It is no secret that Atlanta’s infrastructure is falling apart. Look around at the crumbling bridges and roads, a sewer system that is falling in on its self and a transit system that is largely ineffective at transporting Atlantans to desirable locations. If Atlanta is going to continue to be a desirable point for people to live and the Southeast’s largest city and a business hub then we need to make better infrastructure and public transportation a higher priority.
Atlanta can no longer be identified as a post-Olympic city. The city has out grown that phase. In the past 14 years since the Olympics, the city has grown and changed in many ways but the infrastructure has remained largely unchanged. The longer that the transit system, sewers, roads and bridges remain stagnant, the bigger the problems are going to be for the City of Atlanta and the state to fix. The tremendous growth of Atlanta since the Olympics has taxed the infrastructure of the city in ways that it was never designed to be able to handle. Unfortunately, progress in these matters has been worsened by the recent downturn in tax revenue across the state.
While I know that efforts are underway to help mitigate many of these infrastructure problems, more attention and effort should be focused on creating a useful transit system that allows Atlantans to move about the city without having to use their cars as frequently. Not only is the current state of metro Atlanta’s public transportation system disjointed, but it is also viewed as undesirable to use because the service does not expand to many areas of the metro Atlanta area.
The main problem that does not allow Atlanta pedestrians to be able to freely move about the city is the lack of a cohesive transit system. Currently there is no way for a person to move from many different areas of metro Atlanta without having to get on different lines of service. For example, if you work downtown but live in Cobb County, you could take MARTA out of the city to the nearest Cobb County Transit line that could take you to your destination. Processes like these are a hassle for metro commuters and they only contribute to the traffic problems in Atlanta because many people would understandably rather take their car than put up with inefficient transit systems.
The Transit Governance Study Commission was only established this year by the state legislature to look into ways to improve metro Atlanta’s public transit situation. They are basically tasked with finding the best solution to remedying the divided systems that exist and fixing the funding issues that many of the transit authorities have. It is amazing that it took this long for the legislature to establish a committee to look into how to integrate the transit systems that already exist in the state and work to develop ways to help make sure the existing systems stay afloat financially.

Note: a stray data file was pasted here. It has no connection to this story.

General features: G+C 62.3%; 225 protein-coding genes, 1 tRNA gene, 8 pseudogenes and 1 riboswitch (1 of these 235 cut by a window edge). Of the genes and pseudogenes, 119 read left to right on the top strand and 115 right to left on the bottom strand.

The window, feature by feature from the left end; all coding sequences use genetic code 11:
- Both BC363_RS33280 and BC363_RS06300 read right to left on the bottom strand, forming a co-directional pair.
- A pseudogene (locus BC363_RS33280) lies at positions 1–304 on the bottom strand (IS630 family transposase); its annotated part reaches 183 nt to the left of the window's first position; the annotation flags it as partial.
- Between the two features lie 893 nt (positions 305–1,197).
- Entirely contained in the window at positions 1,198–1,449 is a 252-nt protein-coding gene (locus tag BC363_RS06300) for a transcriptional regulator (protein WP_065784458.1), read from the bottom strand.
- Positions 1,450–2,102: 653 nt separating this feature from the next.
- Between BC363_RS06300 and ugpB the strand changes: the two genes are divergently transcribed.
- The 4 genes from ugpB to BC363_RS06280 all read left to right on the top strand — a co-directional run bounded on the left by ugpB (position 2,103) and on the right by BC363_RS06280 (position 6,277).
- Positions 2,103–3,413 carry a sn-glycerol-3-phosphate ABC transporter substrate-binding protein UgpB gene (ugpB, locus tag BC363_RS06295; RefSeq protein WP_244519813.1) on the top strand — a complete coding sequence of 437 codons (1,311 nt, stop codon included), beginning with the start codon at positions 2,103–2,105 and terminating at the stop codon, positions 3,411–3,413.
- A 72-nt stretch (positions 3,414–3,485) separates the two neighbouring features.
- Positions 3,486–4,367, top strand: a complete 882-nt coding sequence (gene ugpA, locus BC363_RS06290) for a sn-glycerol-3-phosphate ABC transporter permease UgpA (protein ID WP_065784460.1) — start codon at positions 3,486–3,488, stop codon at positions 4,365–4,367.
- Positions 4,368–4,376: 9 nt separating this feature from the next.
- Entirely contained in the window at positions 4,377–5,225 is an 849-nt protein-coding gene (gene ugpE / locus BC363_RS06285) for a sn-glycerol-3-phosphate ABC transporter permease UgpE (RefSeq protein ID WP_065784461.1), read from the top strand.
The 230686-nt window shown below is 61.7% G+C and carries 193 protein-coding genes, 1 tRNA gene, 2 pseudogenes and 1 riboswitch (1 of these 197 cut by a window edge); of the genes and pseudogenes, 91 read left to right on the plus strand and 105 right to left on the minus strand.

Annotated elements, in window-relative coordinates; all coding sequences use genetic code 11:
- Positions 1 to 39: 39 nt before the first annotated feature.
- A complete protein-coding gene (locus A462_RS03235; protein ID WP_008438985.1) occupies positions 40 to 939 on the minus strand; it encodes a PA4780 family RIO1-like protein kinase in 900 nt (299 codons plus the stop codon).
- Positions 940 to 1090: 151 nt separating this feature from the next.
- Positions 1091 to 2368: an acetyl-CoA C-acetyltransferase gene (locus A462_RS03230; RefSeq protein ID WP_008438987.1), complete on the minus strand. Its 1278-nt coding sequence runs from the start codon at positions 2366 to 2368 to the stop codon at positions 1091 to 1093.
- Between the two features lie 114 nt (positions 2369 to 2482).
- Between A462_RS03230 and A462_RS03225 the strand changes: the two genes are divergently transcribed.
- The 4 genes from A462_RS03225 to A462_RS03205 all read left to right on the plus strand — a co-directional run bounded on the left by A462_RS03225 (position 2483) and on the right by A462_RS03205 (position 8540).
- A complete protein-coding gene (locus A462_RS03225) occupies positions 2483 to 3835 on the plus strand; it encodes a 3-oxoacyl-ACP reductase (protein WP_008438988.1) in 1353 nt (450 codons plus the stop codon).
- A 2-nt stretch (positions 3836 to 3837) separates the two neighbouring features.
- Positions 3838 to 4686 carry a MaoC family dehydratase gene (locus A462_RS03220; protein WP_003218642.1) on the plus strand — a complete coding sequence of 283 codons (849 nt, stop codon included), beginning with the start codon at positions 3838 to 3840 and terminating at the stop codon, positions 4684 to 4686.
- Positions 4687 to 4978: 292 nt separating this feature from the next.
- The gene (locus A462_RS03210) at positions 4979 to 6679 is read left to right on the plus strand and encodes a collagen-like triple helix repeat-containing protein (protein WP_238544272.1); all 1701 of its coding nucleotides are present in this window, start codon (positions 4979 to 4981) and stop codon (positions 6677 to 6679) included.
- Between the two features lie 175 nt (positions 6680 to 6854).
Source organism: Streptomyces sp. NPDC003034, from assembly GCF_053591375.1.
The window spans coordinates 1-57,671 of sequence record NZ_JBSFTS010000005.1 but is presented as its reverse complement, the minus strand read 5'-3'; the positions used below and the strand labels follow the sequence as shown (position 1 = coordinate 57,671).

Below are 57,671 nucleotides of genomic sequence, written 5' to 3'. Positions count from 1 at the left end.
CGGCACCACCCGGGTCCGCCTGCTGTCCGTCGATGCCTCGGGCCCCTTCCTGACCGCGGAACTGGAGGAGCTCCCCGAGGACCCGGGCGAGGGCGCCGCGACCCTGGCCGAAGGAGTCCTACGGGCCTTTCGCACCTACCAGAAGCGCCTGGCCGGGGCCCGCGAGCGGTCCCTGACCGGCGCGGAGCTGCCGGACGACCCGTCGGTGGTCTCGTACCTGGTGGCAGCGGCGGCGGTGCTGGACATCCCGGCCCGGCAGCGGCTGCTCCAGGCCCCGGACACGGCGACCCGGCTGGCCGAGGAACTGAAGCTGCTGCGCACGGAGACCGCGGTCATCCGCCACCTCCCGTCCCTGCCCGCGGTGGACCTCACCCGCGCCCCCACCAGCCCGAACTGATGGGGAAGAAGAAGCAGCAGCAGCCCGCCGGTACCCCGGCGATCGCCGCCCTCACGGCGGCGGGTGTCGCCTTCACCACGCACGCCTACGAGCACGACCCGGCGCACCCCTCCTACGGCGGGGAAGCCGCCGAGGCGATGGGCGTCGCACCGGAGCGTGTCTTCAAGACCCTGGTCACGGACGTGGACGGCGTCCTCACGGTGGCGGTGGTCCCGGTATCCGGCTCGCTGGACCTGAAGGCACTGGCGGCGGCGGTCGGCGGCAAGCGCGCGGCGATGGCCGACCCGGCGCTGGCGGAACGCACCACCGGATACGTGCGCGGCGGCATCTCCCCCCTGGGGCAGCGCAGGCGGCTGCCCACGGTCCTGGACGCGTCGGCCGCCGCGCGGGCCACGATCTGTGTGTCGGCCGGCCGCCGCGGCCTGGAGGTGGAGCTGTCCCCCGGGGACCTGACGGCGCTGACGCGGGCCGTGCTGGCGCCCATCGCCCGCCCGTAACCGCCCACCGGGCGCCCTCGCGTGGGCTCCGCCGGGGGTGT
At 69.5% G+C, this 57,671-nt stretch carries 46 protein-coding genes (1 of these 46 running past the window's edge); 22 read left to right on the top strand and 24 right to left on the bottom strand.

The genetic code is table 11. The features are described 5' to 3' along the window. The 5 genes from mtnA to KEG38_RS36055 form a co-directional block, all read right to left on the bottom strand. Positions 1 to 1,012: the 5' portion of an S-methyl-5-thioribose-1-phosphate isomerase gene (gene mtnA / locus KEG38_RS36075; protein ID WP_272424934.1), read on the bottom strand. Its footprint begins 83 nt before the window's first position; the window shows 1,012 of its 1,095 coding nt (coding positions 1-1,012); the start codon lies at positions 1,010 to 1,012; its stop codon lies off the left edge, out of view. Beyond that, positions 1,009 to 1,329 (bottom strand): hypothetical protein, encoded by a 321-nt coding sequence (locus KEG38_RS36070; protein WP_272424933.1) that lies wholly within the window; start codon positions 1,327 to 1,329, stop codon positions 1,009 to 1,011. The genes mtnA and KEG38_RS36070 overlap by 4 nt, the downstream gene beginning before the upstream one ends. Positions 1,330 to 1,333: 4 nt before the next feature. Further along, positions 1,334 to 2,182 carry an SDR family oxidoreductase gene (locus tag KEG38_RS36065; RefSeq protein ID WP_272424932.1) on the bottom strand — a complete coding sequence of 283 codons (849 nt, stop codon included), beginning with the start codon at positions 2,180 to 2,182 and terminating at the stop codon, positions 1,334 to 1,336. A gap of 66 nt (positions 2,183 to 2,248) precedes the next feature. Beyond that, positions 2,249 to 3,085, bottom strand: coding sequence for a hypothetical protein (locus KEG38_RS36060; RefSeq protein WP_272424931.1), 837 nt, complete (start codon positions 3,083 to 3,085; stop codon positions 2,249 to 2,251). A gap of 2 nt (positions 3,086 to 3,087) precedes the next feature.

Because almost every metro Atlanta transit system is headed to financial ruins, there is no way that each little transit authority located within counties will be able to sustain themselves in the future without a significant pooling of resources and some sort of extra funding. The future of MARTA is also precarious because they have been running on their reserve funding for the last year, and they will likely run out of money next year.
It is clear that there will have to be many sacrifices made across many different levels if lawmakers are serious about providing a system to taxpayers that actually provides consistent and convenient service, and they will have to be inventive and willing to compromise if they want to get such a system funded. The hodgepodge of public transit across the city is not a new problem, commuters willing to take public transit have had to deal with this for many years. What is astonishing is that it has taken the transit authorities across the metro area to become broke or shutdown for the legislature to take notice and work to try and resolve the transit issues.
The perception of Atlanta being an automobile-friendly city has to change if we ever want to be able to grow the city at a sustainable rate. The City of Atlanta and the state needs to work harder at implementing systems that allow pedestrians to feel that they can move about the city just as freely as someone with an automobile.
This will include a significant amount of compromise but if the state of Georgia, the City of Atlanta and surrounding metro counties really care about providing their citizens efficient and reliable public transit they will break through the boundaries of public transportation that have been absurdly established.